Before the law. A boy and his canoe at Ada Foah, Ghana, West Africa.

Before the Law. Narmer’s Tenth Parable.

A gatekeeper of the law, in a seafaring canoe, approaches a man sitting under his coconut tree on his village beach. The gatekeeper of the law asks the main if he would like to gain entry into the law. The man replies, “Maybe, I would like to gain entry into the law someday. But not now.”  The gatekeeper of the law retorts, “Why not now? Everyone is happier if you gain entry into the law as well.”

The man sitting on his woven mat, under his coconut tree, on the beautiful sands of his village shores, turns around to see, for the first time in this conversation, what this gatekeeper of the law looked like.  For the first time he beheld the pale face of the gatekeeper of the law—the long Tartar beard, the large pointed nose, the tiny, thin, lips and the glassy eyes. The man reasoned to himself, that if it made everyone around happier, and if the law was measured, he was willing to gain entry into the law. The man made his intentions clear to the gatekeeper of the law.

The gatekeeper of the law insisted, “If the law does not appeal to you, try it in spite of your reservations. But let me inspire you: I am powerful and very appealing, and I am the lowest ranked gatekeeper. From canoe to canoe, from ship to ship, there are gatekeepers, each more powerful and more appealing than the other. I can’t tell you how appealing the third gatekeeper is, so much so that I am unable to even describe the feeling of his powerful appeal.”

The man sitting on his woven mat, under his coconut tree, on the beautiful sandy beaches of his village, had not heard of anything so appealing and more powerful. How come in all his seafaring and fishing days, he had not come across any such appeal? How come no one in his village—not his parents, not his brothers and sisters—had told him about the gatekeeper of the law, and about the law? The man reasoned to himself that if the law was so appealing then it must be appealing to everyone, and everyone must have desired the law.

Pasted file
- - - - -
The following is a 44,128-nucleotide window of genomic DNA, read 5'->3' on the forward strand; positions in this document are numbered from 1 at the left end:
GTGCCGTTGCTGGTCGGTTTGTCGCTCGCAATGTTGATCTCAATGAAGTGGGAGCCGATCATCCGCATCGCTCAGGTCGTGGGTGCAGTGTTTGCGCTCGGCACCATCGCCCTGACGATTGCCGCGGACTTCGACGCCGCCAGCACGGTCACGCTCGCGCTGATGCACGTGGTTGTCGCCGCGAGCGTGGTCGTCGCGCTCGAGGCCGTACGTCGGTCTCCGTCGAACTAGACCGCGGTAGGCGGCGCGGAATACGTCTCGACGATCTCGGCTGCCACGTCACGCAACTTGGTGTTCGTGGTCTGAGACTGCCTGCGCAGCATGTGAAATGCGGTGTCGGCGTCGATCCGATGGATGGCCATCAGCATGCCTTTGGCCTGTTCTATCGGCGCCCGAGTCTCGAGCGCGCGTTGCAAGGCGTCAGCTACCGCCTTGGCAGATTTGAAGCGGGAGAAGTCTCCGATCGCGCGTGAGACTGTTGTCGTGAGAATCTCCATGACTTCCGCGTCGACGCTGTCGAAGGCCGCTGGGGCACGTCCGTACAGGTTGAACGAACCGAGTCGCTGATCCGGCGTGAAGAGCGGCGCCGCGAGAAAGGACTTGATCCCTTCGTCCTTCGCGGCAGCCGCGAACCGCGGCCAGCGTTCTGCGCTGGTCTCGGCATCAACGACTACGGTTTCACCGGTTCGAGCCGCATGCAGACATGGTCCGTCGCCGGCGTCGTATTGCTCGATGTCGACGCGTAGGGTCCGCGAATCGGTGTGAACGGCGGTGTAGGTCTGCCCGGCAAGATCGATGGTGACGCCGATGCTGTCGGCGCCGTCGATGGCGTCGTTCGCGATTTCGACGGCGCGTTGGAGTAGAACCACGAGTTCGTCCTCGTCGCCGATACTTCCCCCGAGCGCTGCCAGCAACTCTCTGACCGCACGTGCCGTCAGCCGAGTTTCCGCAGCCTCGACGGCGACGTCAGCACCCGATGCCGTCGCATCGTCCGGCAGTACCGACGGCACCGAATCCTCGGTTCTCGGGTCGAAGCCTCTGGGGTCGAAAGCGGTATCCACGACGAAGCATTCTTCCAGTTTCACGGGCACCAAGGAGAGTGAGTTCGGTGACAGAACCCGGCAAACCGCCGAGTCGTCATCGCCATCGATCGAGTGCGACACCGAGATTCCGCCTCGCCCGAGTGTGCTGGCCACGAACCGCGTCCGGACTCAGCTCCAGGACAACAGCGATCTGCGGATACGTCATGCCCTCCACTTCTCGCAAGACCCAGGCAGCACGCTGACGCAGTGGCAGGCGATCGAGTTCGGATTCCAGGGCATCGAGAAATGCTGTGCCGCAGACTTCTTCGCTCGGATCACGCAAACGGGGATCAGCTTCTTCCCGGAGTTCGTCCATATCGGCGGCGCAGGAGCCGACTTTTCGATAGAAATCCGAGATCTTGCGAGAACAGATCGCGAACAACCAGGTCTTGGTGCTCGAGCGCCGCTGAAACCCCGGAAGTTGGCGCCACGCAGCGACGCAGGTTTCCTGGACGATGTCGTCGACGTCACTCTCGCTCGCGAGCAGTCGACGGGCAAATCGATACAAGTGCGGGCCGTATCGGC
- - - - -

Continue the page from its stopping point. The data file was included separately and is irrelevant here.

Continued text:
The gatekeeper of the law gave the man a seat in the canoe, the best seat looking at sea, away from the beautiful sandy beaches of the man’s village. There, the man sat, for days, as the canoe skittled on from sea to sea, from ocean to ocean, for days and years. The man made many attempts to be let near and into the next big canoe, and unto the next ship, where he could eventually behold the face of the law.

The gatekeeper of the law interrogated the man briefly each and every time the man asked to see the law. The gatekeeper questioned the man about his village and many other things about his village people, their culture, their languages and the religions. But these questions were indifferent questions, skillfully tailored to prolong conversation, the kind that cunning minds put together, and at the end of each one of these questions, the gatekeeper told the man once more than he could not let him inside the next big canoe, or ship, yet.

The man, who had equipped himself with many things from his village for the voyage, spent everything no matter how valuable they were, by giving them to the gatekeeper, in order to gain entry into the law. The gatekeeper took everything the man offered—the man’s woven mat, his sandals, his clothes, his coconuts, etc.—and as he emptied the man’s pockets, he did so with the speech, “I am taking this only so that you do not think that you failed to do anything.”